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Judy has lived in her North Texas home for 12 years, and owes its cozy, bohemian vibe to her inability to say "no" to a vintage, colorful decoration. Now that she's an empty nester, she has taken the chance to fully display all of her finds and fill each room with color, patterns and texture.
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Many guests assume Judy's headboards are from some far-off place, but she found them right in the heart of Dallas at Antiques Moderne. They're wooden and covered in paper mache.
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The white peacock chair visually recedes, letting her desk area's global accessories steal the show.
In North Texas, a Maximalist's Layered Bohemian Home, Design*Sponge
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The dining room never looks the same for too long thanks to Judy's rotating collection of vintage portraits. She has such a large collection in storage, she's able to swaps pieces out whenever she wants to mix things up. The Heywood Wakefield wicker chairs were a lucky Salvation Army find.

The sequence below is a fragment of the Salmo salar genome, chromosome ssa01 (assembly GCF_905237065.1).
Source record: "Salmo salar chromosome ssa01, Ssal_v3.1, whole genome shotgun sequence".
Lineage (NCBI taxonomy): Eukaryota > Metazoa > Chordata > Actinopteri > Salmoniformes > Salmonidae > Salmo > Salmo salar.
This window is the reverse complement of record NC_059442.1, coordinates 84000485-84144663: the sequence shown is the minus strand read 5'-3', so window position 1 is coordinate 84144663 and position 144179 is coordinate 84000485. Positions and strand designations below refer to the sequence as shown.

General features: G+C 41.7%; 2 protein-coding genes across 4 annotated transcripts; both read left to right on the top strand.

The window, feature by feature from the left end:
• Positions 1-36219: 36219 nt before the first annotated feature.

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Two archways -- the second lives to the left of frame, just out of view -- let the living and dining rooms have their own distinctive footprint yet still connect them to one another. This keeps the flow of the home uninterrupted.
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Last year, Judy made over her living room with thrift store finds from the Salvation Army and Genesis Benefit Thrift Store.
In North Texas, a Maximalist's Layered Bohemian Home, Design*Sponge
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Pillows from her travels to Guatemala sit atop her sofa, "Gina," and other vintage accessories give the space the layered look Judy has always coveted.
In North Texas, a Maximalist's Layered Bohemian Home, Design*Sponge
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The open kitchen's clean, white look makes it a stand-out amongst the layered, colorful rooms that surround it.
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A dreamy loft space sits at the top of the stairs. Spots like these are perfect for catching up with her daughters when they come back home to visit. The daybed from Dallas showroom Again & Again is one of Judy's favorite pieces, primarily because it's so easy to restyle... again and again.
In North Texas, a Maximalist's Layered Bohemian Home, Design*Sponge
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Judy's daughters don't live with her anymore, but that doesn't mean they don't need a spot to sleep in when they come to visit. In one of the guest rooms, her daughter Carol's old bed frame sits in front of an artistic accent wall. At first blush, its collection of vintage artwork looks serious, but take a closer peek and you'll find a monkey in a headdress.
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The 1970s-era home has two stories and nine rooms.
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The home is just under 2,000 square feet.